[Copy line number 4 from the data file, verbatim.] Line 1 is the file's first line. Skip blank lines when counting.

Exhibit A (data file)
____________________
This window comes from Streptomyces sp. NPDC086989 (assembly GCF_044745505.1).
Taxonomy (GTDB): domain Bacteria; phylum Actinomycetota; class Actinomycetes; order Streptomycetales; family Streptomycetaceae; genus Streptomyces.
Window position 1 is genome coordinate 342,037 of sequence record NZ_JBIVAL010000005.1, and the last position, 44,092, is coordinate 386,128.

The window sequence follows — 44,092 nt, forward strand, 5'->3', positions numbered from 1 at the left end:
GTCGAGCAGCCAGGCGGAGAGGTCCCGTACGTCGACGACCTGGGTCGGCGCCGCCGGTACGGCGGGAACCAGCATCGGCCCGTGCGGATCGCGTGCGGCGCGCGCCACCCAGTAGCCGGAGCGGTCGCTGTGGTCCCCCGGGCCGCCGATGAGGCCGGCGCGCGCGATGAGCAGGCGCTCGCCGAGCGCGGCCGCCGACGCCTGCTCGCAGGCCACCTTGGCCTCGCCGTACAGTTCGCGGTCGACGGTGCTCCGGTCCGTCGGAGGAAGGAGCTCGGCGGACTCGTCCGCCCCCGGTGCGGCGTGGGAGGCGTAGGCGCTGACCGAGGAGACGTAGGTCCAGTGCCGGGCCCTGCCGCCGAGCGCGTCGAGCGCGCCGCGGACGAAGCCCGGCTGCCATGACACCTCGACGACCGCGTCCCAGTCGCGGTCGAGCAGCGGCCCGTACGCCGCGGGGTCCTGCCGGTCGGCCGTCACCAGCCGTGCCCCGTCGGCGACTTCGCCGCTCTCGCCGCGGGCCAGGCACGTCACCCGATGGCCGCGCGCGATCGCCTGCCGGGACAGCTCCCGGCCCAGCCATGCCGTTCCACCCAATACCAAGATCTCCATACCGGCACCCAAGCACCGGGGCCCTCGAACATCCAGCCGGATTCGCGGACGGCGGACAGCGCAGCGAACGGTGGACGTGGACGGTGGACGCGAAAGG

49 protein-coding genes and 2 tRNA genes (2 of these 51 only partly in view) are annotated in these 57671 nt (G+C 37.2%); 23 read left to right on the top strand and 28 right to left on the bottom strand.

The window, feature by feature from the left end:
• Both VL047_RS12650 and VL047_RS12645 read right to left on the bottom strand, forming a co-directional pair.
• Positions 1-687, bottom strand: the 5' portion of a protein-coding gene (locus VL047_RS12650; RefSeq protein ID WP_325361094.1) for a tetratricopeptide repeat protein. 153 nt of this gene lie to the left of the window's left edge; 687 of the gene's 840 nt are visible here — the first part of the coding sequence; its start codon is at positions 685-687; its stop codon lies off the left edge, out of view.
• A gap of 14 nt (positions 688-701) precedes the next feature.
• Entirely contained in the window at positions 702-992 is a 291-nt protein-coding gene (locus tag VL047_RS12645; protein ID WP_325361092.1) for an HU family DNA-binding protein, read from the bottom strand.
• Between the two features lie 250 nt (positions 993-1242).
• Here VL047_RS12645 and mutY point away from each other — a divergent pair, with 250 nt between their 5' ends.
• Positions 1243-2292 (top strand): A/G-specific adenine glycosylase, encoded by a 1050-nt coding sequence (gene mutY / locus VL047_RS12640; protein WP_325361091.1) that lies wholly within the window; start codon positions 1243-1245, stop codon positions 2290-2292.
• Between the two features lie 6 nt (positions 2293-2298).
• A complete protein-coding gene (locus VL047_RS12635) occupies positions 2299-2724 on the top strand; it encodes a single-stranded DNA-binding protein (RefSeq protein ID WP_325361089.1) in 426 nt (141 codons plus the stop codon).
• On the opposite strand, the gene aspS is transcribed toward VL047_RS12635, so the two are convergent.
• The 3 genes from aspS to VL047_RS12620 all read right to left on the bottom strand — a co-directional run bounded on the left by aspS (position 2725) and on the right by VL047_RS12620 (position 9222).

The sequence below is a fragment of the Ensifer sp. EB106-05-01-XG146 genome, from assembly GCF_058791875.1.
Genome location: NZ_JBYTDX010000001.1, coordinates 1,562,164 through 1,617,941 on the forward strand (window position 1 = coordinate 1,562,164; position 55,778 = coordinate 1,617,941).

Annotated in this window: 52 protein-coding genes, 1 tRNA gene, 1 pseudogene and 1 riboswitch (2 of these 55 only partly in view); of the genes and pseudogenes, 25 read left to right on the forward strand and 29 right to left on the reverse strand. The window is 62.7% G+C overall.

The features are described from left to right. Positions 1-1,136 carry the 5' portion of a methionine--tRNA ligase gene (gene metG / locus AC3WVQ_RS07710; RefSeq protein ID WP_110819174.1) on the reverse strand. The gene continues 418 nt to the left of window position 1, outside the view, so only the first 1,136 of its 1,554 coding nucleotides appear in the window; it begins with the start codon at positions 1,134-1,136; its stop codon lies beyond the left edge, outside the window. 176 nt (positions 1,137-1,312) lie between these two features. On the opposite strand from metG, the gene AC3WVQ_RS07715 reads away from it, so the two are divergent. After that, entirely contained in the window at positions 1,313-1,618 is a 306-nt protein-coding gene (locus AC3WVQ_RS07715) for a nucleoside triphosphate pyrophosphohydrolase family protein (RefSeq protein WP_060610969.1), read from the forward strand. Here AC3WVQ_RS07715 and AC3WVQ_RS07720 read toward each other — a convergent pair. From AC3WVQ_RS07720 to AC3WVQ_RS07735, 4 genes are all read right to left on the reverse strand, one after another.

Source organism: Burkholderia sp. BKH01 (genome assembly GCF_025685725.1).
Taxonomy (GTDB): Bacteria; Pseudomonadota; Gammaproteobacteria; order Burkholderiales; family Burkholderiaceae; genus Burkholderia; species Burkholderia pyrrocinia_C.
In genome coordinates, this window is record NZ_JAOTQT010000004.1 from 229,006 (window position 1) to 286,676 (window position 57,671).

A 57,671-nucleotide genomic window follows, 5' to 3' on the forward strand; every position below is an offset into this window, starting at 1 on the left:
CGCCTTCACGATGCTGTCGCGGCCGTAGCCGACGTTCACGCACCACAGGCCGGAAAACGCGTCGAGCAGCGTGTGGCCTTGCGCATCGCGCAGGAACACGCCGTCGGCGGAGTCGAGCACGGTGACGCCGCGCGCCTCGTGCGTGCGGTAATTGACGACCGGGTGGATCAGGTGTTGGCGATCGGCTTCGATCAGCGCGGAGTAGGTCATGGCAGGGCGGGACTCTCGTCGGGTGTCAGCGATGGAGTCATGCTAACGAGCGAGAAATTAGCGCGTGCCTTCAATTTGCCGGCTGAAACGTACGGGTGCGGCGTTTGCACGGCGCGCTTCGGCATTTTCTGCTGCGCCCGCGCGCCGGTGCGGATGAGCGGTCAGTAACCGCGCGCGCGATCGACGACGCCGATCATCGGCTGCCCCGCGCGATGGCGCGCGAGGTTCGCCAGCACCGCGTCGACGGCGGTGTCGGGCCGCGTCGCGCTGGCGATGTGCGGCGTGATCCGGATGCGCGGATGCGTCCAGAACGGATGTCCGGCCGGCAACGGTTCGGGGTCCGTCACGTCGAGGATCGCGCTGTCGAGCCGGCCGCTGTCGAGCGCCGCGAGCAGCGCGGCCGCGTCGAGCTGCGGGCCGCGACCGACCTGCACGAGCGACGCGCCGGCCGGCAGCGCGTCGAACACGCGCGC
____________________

The window sequence follows — 44,092 nt, forward strand, 5'->3', positions numbered from 1 at the left end: